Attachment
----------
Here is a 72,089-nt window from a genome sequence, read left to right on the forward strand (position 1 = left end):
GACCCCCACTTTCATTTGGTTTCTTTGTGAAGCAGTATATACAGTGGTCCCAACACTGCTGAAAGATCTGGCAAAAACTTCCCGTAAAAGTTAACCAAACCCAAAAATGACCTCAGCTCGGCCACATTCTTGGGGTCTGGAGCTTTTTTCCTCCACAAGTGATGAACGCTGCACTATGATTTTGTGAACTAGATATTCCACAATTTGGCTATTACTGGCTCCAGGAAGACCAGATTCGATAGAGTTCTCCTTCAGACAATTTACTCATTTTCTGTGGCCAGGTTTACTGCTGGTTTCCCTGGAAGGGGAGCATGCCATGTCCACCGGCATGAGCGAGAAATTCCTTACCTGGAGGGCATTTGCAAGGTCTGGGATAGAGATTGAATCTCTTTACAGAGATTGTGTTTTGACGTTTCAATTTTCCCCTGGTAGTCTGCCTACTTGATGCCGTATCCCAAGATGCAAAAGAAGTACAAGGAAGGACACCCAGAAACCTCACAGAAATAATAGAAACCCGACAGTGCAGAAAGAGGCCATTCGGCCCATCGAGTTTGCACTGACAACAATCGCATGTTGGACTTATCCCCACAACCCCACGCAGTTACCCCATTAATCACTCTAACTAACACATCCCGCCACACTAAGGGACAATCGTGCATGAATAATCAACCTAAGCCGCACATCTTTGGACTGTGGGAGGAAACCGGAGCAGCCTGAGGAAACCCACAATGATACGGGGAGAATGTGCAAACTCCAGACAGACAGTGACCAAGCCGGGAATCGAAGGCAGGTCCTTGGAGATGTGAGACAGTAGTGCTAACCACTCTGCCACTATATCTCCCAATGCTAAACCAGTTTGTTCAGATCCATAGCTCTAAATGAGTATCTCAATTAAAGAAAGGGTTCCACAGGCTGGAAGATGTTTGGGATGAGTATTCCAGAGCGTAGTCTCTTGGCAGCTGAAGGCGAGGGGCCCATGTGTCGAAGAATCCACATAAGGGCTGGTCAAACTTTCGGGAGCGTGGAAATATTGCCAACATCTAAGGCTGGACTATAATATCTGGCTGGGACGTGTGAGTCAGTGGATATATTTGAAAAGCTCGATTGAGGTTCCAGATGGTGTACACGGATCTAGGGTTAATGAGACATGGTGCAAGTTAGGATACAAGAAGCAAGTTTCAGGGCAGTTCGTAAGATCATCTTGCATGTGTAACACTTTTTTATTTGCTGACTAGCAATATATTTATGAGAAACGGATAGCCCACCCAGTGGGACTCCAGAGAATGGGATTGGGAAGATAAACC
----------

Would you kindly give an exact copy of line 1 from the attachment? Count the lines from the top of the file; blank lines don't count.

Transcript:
Here is a 72,089-nt window from a genome sequence, read left to right on the forward strand (position 1 = left end):